Tis is a company that, like its biggest competitor, Visa, has been maintaining “a strikingly permissive relationship” with companies accused of credit card fraud, according to a recent expose by Buzzfeed. It also faces the biggest class action lawsuit in British history, for allegedly charging excessive “interchange” fees — the fees retailers pay credit card companies when consumers use a card to purchase a product — between May 1992 and June 2008.

Biometric Payments “Ecosystems” in Africa

Mastercard already has extensive experience of developing biometric payments “ecosystems” in other parts of the globe — most notably Africa. In December, the U.S. International Development Finance Corporation (DFC) pledged $50 million to support financial institutions and service providers that work with Mastercard’s Community Pass network, which is already up and running in remote areas of Mauritania, Uganda, Kenya, Tanzania and Mozambique.

At the same time, the company has been helping to fund the activities of the Better Than Cash Alliance, a UN-hosted partnership of governments (all of them in the so-called “Global South”), companies and international organizations. Funded by the Bill & Melinda Gates Foundation, Citi, the Ford Foundation, Omidyar Network, the U.S. Agency for International Development and Visa Inc., its mission, in its own words, is “to accelerate the transition from cash to digital payments globally.”

Mastercard has also played a core role in developing the Nigerian government’s all-encompassing digital ID system. The so-called National Identification Number (NIN) is ostensibly intended to enable easier access to public and private services as well as tackle the insurgency in the north east of the country. Much of the funding for the program, initiated in 2014, came from the World Bank’s Identity for Development (ID4D) program, founded with seed money from the World Bank, the Bill and Melinda Gates Foundation (again!), the French, British and Norweigan governments and the Omidyar Network (again!).

As of March 31, 2022, some 73 million adults did not have a national identity number, with many citing privacy concerns. A month later, the government barred all 73 million of them from being able to make outgoing calls or send outgoing texts from their mobile phones, until they got with the program.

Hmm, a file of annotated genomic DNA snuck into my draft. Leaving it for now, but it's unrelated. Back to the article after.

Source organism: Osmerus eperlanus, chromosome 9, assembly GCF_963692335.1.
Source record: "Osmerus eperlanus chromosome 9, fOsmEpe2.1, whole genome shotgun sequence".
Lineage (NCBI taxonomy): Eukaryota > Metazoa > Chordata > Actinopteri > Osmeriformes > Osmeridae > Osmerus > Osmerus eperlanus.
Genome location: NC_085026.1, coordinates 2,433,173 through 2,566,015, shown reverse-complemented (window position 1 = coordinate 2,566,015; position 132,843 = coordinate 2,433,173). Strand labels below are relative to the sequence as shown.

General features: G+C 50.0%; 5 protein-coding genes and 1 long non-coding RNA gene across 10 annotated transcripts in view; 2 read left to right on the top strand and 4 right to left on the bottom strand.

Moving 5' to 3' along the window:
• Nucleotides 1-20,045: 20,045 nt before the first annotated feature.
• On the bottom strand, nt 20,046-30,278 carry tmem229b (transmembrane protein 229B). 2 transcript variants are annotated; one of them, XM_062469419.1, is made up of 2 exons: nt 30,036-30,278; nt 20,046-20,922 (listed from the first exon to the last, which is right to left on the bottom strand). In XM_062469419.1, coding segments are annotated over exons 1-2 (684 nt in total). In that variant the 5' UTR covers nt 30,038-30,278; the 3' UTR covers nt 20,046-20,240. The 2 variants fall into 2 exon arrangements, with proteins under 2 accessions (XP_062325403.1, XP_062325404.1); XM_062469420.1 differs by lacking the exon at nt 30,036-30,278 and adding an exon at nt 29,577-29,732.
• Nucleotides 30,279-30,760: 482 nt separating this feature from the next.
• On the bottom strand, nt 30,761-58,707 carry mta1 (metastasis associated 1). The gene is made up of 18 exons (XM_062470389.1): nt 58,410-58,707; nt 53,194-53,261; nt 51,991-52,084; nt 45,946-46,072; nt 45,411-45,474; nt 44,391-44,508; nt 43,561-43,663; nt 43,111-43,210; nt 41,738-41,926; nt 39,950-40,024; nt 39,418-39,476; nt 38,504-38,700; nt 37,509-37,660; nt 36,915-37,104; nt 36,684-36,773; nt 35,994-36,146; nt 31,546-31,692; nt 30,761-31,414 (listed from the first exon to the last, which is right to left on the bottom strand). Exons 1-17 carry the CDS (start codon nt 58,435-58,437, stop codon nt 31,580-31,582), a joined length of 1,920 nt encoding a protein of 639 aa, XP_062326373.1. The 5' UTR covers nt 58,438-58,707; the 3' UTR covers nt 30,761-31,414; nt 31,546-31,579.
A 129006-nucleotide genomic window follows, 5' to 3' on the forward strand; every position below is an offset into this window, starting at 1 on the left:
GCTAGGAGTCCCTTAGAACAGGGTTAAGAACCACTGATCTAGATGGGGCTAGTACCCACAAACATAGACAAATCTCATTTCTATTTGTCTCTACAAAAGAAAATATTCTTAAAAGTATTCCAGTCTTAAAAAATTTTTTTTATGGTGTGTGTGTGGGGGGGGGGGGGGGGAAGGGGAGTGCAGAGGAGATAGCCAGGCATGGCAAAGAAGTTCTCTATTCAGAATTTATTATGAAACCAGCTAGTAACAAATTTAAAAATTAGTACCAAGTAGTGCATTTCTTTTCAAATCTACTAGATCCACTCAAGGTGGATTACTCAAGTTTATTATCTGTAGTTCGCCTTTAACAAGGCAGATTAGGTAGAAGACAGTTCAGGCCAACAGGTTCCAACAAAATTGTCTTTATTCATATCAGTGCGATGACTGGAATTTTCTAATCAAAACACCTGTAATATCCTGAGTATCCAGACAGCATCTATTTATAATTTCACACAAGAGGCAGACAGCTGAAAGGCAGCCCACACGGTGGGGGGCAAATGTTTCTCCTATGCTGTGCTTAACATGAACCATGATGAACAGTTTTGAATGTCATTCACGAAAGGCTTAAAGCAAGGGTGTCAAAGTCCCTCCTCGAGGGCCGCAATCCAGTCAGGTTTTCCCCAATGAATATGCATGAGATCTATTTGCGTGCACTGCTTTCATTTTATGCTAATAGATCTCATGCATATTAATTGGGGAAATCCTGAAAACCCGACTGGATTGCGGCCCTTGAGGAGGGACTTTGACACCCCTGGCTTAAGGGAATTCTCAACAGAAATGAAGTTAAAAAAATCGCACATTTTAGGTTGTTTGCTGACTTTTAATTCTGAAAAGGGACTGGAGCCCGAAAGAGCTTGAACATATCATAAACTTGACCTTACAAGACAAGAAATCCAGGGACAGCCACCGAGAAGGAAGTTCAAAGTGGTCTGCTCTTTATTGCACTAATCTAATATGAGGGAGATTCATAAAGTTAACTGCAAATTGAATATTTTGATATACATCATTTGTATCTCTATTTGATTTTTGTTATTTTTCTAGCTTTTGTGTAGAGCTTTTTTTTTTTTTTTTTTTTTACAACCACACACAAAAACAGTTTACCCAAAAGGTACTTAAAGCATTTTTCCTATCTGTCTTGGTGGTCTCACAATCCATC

Yet citizens’ concerns are more than warranted. As the NYU School of Law’s Center for Human Rights and Global Justice (CHRGJ) warned in a report last year titled Paving the Digital Road to Hell: A Primer on the Role of the World Bank and Global Networks in Promoting Digital ID, “digital ID systems can lead to a wide range of urgent human rights issues.” They include, but are not limited to, “the violation of the right to nationality; limiting access to health care, food, and social security; a multitude of concerns about privacy and data protection, surveillance, and cybersecurity; and fundamental changes to models of democracy, participation, and citizen-state relationship.”

Nigeria’s government is yet to enact a data protection law, despite having had access to and control over the biometric data of tens of millions of Nigerian citizens for the past eight years. So too, for that matter, has Mastercard. In September last year, the World Bank finally made the enactment of a data protection law a prerequisite for release of further funds for the program — a mere eight years too late.  

Backlash Begins in UK?

The roll out of biometric-authenticated payments is just the latest example of the accelerating encroachment of biometrics into everyday life. Most national passports these days include biometric identifiers. Meanwhile, hundreds of millions — perhaps even billions — of people have volunteered their digital fingerprints or face scans to log into their smartphones and other digital devices. In other words, people are already offering up their most private data to communicate, work, cross borders, or board planes…

Read the full article on Naked Capitalism